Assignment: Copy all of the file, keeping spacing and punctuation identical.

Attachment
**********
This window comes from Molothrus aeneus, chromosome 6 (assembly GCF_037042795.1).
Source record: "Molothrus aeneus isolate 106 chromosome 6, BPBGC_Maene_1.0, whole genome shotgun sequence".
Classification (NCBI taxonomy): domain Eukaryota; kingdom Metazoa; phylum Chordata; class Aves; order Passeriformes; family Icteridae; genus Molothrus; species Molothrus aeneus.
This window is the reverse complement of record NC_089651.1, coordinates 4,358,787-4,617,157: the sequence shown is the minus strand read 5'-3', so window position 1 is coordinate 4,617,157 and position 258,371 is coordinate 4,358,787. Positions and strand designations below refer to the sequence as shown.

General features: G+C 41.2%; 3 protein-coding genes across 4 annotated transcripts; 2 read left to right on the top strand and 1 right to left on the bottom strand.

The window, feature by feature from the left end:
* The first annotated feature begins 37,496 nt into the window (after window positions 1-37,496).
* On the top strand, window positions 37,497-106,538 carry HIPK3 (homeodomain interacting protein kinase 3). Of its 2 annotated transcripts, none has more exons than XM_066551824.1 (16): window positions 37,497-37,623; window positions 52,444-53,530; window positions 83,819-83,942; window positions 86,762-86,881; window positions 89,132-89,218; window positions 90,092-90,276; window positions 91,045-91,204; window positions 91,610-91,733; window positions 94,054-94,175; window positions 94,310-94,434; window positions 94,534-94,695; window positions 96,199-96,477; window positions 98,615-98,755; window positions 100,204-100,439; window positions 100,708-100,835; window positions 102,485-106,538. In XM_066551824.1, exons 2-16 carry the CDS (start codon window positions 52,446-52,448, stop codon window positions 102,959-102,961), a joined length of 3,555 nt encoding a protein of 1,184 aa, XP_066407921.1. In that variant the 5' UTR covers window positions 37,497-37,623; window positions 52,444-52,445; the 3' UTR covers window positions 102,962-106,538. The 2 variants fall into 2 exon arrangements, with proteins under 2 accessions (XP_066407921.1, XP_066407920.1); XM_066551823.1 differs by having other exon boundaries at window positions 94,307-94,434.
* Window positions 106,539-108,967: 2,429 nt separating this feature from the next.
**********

This window comes from Molothrus aeneus, chromosome 6 (assembly GCF_037042795.1).
Source record: "Molothrus aeneus isolate 106 chromosome 6, BPBGC_Maene_1.0, whole genome shotgun sequence".
Classification (NCBI taxonomy): domain Eukaryota; kingdom Metazoa; phylum Chordata; class Aves; order Passeriformes; family Icteridae; genus Molothrus; species Molothrus aeneus.
This window is the reverse complement of record NC_089651.1, coordinates 4,358,787-4,617,157: the sequence shown is the minus strand read 5'-3', so window position 1 is coordinate 4,617,157 and position 258,371 is coordinate 4,358,787. Positions and strand designations below refer to the sequence as shown.

General features: G+C 41.2%; 3 protein-coding genes across 4 annotated transcripts; 2 read left to right on the top strand and 1 right to left on the bottom strand.

The window, feature by feature from the left end:
* The first annotated feature begins 37,496 nt into the window (after window positions 1-37,496).
* On the top strand, window positions 37,497-106,538 carry HIPK3 (homeodomain interacting protein kinase 3). Of its 2 annotated transcripts, none has more exons than XM_066551824.1 (16): window positions 37,497-37,623; window positions 52,444-53,530; window positions 83,819-83,942; window positions 86,762-86,881; window positions 89,132-89,218; window positions 90,092-90,276; window positions 91,045-91,204; window positions 91,610-91,733; window positions 94,054-94,175; window positions 94,310-94,434; window positions 94,534-94,695; window positions 96,199-96,477; window positions 98,615-98,755; window positions 100,204-100,439; window positions 100,708-100,835; window positions 102,485-106,538. In XM_066551824.1, exons 2-16 carry the CDS (start codon window positions 52,446-52,448, stop codon window positions 102,959-102,961), a joined length of 3,555 nt encoding a protein of 1,184 aa, XP_066407921.1. In that variant the 5' UTR covers window positions 37,497-37,623; window positions 52,444-52,445; the 3' UTR covers window positions 102,962-106,538. The 2 variants fall into 2 exon arrangements, with proteins under 2 accessions (XP_066407921.1, XP_066407920.1); XM_066551823.1 differs by having other exon boundaries at window positions 94,307-94,434.
* Window positions 106,539-108,967: 2,429 nt separating this feature from the next.